For someone who should never have become a lawyer, MikeHiestand has a lot of reasons to be glad he did.
More than 15,000 of them.
Hiestand is leaving the Student Press Law Center this summerafter more than 20 years answering calls for help from student journalists andadvisers. He’ll still be helping people tell stories, but he’ll have the chanceto take off his attorney hat for a while. By his own admission, the law was apeculiar career choice from the beginning.
“I hate reading the fine print, I hate arguing – it ruins myday when I get in an argument,” he said.
Nevertheless, Hiestand has been among the nation’s fierceststudent press advocates for more than two decades. Working at the SPLC has beenHiestand’s only job since graduating from law school, putting him at the centerof some of the organization’s most important cases.
“I can tell you any success I had at the SPLC and the workthat we were able to do, the achievements we were able to make during my timethere… were just as attributable to Mike as they were to me,” said MarkGoodman, SPLC executive director from 1985 to 2007. “He really made the SPLCwork.”
The son of a career Air Force pilot, Hiestand moved aroundthe country before finally stopping in Alaska long enough for four years ofhigh school. He wasn’t involved with the “newspaper” there, such as it was, andremembers it only for reprinting his girlfriend’s calligraphy and some of herphotographs.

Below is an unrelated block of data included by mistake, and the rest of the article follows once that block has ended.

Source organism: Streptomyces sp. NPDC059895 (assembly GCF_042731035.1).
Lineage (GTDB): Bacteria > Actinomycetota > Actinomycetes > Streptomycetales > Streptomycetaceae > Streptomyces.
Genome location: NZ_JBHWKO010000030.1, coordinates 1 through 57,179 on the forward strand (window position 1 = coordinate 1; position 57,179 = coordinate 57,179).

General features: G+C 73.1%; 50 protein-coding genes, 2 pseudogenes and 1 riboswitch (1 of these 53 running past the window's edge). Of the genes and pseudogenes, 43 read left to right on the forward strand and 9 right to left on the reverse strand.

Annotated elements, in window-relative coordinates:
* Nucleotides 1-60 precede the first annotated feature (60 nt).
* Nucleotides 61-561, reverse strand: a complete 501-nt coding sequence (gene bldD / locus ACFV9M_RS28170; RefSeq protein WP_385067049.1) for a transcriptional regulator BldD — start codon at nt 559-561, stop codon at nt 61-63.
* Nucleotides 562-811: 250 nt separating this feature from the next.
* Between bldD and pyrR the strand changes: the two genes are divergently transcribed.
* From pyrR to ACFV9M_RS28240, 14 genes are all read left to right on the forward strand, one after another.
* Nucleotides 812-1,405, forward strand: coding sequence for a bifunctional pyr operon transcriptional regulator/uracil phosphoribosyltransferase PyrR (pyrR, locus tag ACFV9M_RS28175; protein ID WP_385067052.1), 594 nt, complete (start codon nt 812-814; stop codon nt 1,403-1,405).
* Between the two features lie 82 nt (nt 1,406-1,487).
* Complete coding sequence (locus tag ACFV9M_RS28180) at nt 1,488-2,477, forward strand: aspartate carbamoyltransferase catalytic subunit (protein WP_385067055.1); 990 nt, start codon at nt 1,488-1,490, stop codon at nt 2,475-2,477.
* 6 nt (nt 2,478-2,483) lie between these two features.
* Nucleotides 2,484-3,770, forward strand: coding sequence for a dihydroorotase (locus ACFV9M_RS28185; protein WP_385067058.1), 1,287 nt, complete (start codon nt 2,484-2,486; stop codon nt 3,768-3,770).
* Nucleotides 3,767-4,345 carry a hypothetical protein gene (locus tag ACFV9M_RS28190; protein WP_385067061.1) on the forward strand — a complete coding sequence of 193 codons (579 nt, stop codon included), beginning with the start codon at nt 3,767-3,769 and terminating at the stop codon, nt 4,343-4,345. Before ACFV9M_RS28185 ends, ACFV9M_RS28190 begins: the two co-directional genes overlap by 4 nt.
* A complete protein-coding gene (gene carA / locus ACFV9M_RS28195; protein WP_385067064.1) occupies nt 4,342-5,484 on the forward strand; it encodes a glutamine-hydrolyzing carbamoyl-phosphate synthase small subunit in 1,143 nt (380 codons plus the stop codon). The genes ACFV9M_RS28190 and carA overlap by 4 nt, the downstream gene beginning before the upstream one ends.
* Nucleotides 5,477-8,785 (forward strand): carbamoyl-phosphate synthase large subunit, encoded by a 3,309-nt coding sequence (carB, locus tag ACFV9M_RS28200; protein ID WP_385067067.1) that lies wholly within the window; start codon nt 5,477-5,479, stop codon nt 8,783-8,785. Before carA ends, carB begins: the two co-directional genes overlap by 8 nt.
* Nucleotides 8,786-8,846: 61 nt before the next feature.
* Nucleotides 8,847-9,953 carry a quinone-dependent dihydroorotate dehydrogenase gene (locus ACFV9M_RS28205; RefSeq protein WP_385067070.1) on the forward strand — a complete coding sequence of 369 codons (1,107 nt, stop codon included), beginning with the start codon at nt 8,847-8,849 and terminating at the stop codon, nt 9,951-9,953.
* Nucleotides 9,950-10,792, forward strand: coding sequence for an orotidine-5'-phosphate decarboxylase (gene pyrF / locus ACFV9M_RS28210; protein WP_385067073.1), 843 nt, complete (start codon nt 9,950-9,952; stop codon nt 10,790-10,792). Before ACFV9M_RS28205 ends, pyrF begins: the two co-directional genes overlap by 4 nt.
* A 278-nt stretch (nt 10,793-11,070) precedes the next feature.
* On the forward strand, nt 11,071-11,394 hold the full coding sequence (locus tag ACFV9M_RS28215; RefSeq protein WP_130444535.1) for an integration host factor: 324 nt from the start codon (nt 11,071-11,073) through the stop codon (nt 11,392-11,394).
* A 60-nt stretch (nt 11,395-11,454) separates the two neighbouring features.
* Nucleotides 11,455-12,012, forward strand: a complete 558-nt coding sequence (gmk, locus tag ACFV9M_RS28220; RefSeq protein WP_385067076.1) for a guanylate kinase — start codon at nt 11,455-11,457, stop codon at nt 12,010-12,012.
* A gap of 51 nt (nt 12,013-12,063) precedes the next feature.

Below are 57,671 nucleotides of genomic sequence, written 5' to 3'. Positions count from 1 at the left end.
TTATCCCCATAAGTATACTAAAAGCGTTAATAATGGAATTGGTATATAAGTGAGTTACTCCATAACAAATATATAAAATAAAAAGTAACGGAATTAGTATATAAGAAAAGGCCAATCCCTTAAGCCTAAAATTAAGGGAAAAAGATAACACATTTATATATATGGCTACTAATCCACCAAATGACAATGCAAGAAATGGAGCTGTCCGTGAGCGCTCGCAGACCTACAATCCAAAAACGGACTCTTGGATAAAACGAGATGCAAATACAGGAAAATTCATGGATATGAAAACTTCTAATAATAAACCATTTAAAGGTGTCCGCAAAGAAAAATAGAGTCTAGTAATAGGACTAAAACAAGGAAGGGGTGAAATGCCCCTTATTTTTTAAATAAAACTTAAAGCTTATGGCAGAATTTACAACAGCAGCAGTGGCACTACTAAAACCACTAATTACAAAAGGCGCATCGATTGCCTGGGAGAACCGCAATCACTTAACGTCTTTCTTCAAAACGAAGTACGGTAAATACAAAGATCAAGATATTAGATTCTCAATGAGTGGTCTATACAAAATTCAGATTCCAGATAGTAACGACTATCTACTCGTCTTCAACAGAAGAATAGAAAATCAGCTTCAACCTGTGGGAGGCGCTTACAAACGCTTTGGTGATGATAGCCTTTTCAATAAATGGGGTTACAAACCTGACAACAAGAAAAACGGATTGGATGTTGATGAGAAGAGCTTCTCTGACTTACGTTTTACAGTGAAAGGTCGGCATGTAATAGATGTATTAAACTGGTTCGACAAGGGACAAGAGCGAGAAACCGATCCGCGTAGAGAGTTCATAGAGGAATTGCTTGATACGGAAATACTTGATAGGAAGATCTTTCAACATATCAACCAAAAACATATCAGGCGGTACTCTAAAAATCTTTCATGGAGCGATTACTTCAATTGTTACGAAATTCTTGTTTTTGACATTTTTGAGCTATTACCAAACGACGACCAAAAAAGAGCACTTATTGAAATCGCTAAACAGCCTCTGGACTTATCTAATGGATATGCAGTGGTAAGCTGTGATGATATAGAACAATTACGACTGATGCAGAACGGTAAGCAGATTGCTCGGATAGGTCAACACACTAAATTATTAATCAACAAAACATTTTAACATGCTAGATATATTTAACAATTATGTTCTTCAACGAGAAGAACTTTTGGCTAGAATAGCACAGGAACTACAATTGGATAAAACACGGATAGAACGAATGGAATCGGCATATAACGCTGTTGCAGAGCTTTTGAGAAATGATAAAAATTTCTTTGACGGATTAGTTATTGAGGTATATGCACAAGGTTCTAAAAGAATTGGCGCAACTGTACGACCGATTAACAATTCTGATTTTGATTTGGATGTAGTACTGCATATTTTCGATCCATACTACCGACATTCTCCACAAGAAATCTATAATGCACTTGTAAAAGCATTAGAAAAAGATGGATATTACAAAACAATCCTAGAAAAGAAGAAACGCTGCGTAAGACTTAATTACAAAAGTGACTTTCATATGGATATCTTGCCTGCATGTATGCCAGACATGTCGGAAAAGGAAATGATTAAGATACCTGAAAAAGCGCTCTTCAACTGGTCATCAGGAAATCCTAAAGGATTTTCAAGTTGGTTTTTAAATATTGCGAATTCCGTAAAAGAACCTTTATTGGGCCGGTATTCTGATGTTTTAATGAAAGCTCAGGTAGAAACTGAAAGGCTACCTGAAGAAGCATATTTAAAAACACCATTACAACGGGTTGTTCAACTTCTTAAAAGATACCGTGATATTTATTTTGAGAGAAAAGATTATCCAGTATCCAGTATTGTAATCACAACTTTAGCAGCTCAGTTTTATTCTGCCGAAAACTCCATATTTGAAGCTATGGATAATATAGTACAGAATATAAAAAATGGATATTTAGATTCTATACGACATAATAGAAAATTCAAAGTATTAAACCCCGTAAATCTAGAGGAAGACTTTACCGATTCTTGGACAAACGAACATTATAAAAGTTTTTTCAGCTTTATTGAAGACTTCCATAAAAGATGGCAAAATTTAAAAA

It wasn’t until college at Marquette University thatHiestand had a chance to experience journalism. A broadcast major, he got hishands – and mouth – dirty on the campus radio station, spinning up everythingfrom Peter Frampton to Donny and Marie on WMUR’s The Alaskan Pipeline.
Searching for a next step, he convinced himself to go to lawschool after taking a media law class in college.
“[This was] back in the day where the standard advice yougot from everybody was like, ‘well law school can never hurt. It helps youthink,’” Hiestand said. “It was before, you know, you had to mortgage your soulto actually go to it.”
He became a legal intern with the SPLC the following summer,just months after the Supreme Court released its decision in HazelwoodSchool District v. Kuhlmeier. A year later he decided to try aninternship at a corporate law firm – but hated it.
Meanwhile, the center’s requests for legal help begansurging in the wake of Hazelwood. Goodman madethe decision to create a year-long attorney fellowship in 1991, doubling whathad long been a one-man legal staff.
Hiestand was at the top of the list, but Goodman wasn’toptimistic he’d even be interested in the job.
“Remember, we’re talking the early ‘90s here,” Goodman said.“Lawyers made a lot of money right out of law school. It would not be at allsurprising for an attorney graduating from a law school like Cornell to beoffered at a big law firm in a major metropolitan area like D.C., $75-, $80-,$85,000 as a starting salary.”
Instead, Hiestand jumped at the opportunity to work for anonprofit organization with an annual budget at the time of about $100,000.
“And that paid Mark’s salary, my salary, our interns’salary, anything else that came up,” he said. “I mean, we were non-profit– and it was awesome.”
After extending the fellowship an additional year, it becameclear the SPLC could not handle all of its legal calls without Hiestand’s help.He served as the center’s staff attorney for the next 10 years.
In that time, he worked with thousands of studentjournalists, operating what he calls a “legal triage” for the student media. Heanswered the first call for help in what would later become known as the Deanv. Utica case, in which a Michigan student reporter scored one ofthe most significant post-Hazelwood victories forscholastic journalism.